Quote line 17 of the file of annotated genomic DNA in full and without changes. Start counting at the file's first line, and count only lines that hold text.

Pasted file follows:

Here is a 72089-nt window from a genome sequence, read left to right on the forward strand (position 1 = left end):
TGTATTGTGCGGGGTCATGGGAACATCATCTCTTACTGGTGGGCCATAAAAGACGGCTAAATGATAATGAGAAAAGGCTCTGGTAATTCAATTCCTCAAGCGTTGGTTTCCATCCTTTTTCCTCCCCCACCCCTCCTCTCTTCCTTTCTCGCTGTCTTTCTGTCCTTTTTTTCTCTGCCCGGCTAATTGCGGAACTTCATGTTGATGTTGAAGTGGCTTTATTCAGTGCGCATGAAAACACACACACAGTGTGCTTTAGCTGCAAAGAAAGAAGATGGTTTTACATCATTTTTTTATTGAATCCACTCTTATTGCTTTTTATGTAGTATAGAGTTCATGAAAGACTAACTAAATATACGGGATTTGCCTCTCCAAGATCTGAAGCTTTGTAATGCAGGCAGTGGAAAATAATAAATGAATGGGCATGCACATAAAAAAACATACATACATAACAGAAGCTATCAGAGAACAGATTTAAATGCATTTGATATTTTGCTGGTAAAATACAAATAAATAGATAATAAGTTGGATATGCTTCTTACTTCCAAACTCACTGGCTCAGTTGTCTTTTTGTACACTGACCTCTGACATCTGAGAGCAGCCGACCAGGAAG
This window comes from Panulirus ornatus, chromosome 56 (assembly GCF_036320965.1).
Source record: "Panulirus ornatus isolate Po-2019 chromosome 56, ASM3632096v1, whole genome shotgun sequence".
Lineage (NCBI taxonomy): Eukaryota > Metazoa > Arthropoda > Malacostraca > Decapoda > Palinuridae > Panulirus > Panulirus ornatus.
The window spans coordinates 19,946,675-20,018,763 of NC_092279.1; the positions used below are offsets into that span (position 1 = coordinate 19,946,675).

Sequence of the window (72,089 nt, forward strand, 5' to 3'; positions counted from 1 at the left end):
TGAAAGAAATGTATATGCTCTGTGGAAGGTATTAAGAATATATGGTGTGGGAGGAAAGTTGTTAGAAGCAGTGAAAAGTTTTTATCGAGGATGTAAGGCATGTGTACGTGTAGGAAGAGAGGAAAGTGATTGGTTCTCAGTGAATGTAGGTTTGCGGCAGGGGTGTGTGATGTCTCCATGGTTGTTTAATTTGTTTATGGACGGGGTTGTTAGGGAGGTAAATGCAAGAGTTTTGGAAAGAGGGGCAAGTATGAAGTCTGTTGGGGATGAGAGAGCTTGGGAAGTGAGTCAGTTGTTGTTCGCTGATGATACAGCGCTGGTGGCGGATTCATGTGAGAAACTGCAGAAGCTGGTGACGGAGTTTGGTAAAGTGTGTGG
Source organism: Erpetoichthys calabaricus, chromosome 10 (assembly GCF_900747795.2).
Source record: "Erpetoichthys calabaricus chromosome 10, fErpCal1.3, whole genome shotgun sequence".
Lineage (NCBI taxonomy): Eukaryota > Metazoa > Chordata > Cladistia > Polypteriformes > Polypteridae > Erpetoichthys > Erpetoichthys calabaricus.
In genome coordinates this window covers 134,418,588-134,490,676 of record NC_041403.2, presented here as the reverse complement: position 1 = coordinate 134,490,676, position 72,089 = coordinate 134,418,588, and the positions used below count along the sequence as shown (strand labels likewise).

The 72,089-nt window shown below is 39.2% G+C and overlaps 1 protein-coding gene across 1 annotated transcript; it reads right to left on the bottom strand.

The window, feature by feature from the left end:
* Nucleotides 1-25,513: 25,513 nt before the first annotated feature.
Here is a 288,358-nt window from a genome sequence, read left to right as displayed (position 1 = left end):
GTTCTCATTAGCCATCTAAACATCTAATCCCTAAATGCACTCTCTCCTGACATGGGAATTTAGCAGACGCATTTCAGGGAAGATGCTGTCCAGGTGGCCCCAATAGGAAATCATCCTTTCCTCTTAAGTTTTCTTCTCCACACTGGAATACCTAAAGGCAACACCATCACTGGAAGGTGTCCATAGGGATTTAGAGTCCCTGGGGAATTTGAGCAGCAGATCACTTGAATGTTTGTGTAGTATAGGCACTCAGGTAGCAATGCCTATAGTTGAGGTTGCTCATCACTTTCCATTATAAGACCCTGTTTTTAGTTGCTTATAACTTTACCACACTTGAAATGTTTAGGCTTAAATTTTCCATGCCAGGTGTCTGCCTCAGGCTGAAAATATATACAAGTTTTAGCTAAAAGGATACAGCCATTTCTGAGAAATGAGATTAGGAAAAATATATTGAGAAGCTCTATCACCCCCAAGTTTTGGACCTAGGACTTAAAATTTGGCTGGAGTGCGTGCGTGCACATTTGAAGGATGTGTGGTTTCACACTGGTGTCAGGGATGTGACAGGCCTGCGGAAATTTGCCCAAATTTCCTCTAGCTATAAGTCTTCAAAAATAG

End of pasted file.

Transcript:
GTTCTCATTAGCCATCTAAACATCTAATCCCTAAATGCACTCTCTCCTGACATGGGAATTTAGCAGACGCATTTCAGGGAAGATGCTGTCCAGGTGGCCCCAATAGGAAATCATCCTTTCCTCTTAAGTTTTCTTCTCCACACTGGAATACCTAAAGGCAACACCATCACTGGAAGGTGTCCATAGGGATTTAGAGTCCCTGGGGAATTTGAGCAGCAGATCACTTGAATGTTTGTGTAGTATAGGCACTCAGGTAGCAATGCCTATAGTTGAGGTTGCTCATCACTTTCCATTATAAGACCCTGTTTTTAGTTGCTTATAACTTTACCACACTTGAAATGTTTAGGCTTAAATTTTCCATGCCAGGTGTCTGCCTCAGGCTGAAAATATATACAAGTTTTAGCTAAAAGGATACAGCCATTTCTGAGAAATGAGATTAGGAAAAATATATTGAGAAGCTCTATCACCCCCAAGTTTTGGACCTAGGACTTAAAATTTGGCTGGAGTGCGTGCGTGCACATTTGAAGGATGTGTGGTTTCACACTGGTGTCAGGGATGTGACAGGCCTGCGGAAATTTGCCCAAATTTCCTCTAGCTATAAGTCTTCAAAAATAG